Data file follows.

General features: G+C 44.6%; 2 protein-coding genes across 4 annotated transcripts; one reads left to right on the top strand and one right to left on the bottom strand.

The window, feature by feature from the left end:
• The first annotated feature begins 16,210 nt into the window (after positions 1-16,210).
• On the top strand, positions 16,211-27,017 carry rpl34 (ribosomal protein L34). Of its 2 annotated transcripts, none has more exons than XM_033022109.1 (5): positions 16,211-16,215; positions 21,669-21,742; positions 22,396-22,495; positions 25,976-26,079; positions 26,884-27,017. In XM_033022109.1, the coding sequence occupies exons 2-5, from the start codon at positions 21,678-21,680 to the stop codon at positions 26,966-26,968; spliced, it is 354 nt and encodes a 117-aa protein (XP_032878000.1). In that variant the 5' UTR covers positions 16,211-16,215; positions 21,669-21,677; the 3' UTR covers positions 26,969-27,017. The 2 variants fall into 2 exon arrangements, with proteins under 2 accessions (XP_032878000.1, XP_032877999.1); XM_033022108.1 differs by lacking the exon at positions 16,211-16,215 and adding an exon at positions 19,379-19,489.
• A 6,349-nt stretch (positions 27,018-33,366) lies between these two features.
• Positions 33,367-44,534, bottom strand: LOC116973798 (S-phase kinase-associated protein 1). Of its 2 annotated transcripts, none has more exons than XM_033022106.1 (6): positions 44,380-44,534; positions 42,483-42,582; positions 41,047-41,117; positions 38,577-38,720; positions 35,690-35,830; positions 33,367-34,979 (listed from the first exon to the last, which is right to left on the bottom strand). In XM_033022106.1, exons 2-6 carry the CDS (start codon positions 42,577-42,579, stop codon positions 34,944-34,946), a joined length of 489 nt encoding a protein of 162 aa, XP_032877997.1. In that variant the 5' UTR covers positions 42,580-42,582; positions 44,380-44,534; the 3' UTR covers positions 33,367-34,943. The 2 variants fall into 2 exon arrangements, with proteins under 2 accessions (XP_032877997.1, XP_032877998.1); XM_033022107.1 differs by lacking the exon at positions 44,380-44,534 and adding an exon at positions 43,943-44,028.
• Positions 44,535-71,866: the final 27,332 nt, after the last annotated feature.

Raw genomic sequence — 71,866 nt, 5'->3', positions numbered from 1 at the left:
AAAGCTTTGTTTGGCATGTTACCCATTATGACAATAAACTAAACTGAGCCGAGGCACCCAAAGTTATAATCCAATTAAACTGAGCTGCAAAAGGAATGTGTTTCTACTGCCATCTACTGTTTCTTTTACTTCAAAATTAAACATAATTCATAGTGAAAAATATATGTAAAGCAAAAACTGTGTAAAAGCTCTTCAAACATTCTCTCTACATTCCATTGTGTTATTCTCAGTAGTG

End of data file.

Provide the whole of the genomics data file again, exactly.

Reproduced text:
General features: G+C 44.6%; 2 protein-coding genes across 4 annotated transcripts; one reads left to right on the top strand and one right to left on the bottom strand.

The window, feature by feature from the left end:
• The first annotated feature begins 16,210 nt into the window (after positions 1-16,210).
• On the top strand, positions 16,211-27,017 carry rpl34 (ribosomal protein L34). Of its 2 annotated transcripts, none has more exons than XM_033022109.1 (5): positions 16,211-16,215; positions 21,669-21,742; positions 22,396-22,495; positions 25,976-26,079; positions 26,884-27,017. In XM_033022109.1, the coding sequence occupies exons 2-5, from the start codon at positions 21,678-21,680 to the stop codon at positions 26,966-26,968; spliced, it is 354 nt and encodes a 117-aa protein (XP_032878000.1). In that variant the 5' UTR covers positions 16,211-16,215; positions 21,669-21,677; the 3' UTR covers positions 26,969-27,017. The 2 variants fall into 2 exon arrangements, with proteins under 2 accessions (XP_032878000.1, XP_032877999.1); XM_033022108.1 differs by lacking the exon at positions 16,211-16,215 and adding an exon at positions 19,379-19,489.
• A 6,349-nt stretch (positions 27,018-33,366) lies between these two features.
• Positions 33,367-44,534, bottom strand: LOC116973798 (S-phase kinase-associated protein 1). Of its 2 annotated transcripts, none has more exons than XM_033022106.1 (6): positions 44,380-44,534; positions 42,483-42,582; positions 41,047-41,117; positions 38,577-38,720; positions 35,690-35,830; positions 33,367-34,979 (listed from the first exon to the last, which is right to left on the bottom strand). In XM_033022106.1, exons 2-6 carry the CDS (start codon positions 42,577-42,579, stop codon positions 34,944-34,946), a joined length of 489 nt encoding a protein of 162 aa, XP_032877997.1. In that variant the 5' UTR covers positions 42,580-42,582; positions 44,380-44,534; the 3' UTR covers positions 33,367-34,943. The 2 variants fall into 2 exon arrangements, with proteins under 2 accessions (XP_032877997.1, XP_032877998.1); XM_033022107.1 differs by lacking the exon at positions 44,380-44,534 and adding an exon at positions 43,943-44,028.
• Positions 44,535-71,866: the final 27,332 nt, after the last annotated feature.

Raw genomic sequence — 71,866 nt, 5'->3', positions numbered from 1 at the left:
AAAGCTTTGTTTGGCATGTTACCCATTATGACAATAAACTAAACTGAGCCGAGGCACCCAAAGTTATAATCCAATTAAACTGAGCTGCAAAAGGAATGTGTTTCTACTGCCATCTACTGTTTCTTTTACTTCAAAATTAAACATAATTCATAGTGAAAAATATATGTAAAGCAAAAACTGTGTAAAAGCTCTTCAAACATTCTCTCTACATTCCATTGTGTTATTCTCAGTAGTG